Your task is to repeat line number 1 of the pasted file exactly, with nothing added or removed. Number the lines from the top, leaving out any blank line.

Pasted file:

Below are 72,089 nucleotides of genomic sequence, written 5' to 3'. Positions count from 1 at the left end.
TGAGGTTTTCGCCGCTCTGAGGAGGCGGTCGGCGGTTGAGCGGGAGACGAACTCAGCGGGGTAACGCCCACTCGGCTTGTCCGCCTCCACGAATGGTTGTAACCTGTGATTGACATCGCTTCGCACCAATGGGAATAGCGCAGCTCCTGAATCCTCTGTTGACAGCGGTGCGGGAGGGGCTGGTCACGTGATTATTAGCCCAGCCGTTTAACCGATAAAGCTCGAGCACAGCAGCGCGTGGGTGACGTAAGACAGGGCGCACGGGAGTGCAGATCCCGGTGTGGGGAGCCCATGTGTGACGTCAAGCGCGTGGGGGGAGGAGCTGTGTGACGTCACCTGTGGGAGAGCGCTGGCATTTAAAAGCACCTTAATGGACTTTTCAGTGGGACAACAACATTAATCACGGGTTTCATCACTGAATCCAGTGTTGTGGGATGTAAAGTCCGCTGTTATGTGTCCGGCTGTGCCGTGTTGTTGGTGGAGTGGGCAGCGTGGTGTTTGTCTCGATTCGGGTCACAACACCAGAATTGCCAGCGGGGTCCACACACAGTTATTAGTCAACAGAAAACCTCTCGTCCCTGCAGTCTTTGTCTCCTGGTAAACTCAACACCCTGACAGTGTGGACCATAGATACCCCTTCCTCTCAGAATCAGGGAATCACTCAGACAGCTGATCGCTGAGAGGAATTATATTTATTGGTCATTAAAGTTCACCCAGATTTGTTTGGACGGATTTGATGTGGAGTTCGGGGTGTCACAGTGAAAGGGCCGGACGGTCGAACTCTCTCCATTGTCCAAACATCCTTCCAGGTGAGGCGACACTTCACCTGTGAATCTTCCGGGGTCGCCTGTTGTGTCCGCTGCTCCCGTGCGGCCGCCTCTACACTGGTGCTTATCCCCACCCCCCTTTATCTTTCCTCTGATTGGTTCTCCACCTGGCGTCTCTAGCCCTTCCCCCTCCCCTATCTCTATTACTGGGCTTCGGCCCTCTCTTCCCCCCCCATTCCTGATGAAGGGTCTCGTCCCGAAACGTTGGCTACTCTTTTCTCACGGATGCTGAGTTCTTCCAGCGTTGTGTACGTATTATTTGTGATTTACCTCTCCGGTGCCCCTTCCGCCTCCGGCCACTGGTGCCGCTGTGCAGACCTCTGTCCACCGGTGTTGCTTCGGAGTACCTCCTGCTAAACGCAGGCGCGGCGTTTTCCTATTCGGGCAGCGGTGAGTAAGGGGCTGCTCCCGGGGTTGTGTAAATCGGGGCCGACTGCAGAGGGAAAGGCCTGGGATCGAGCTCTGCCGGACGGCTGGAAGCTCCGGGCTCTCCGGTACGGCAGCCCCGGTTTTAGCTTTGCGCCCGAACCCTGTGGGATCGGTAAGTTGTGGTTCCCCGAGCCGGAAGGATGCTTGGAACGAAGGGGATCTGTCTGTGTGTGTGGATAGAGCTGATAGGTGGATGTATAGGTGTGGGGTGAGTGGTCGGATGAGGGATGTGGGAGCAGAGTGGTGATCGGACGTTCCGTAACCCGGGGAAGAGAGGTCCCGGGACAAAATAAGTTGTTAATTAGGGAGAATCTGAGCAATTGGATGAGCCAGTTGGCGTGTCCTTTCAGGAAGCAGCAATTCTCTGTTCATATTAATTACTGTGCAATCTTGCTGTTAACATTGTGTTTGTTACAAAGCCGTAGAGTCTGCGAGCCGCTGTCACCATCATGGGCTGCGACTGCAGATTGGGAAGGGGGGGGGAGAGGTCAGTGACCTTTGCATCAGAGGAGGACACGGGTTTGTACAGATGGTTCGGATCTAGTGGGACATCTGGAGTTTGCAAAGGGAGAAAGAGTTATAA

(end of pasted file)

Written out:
Below are 72,089 nucleotides of genomic sequence, written 5' to 3'. Positions count from 1 at the left end.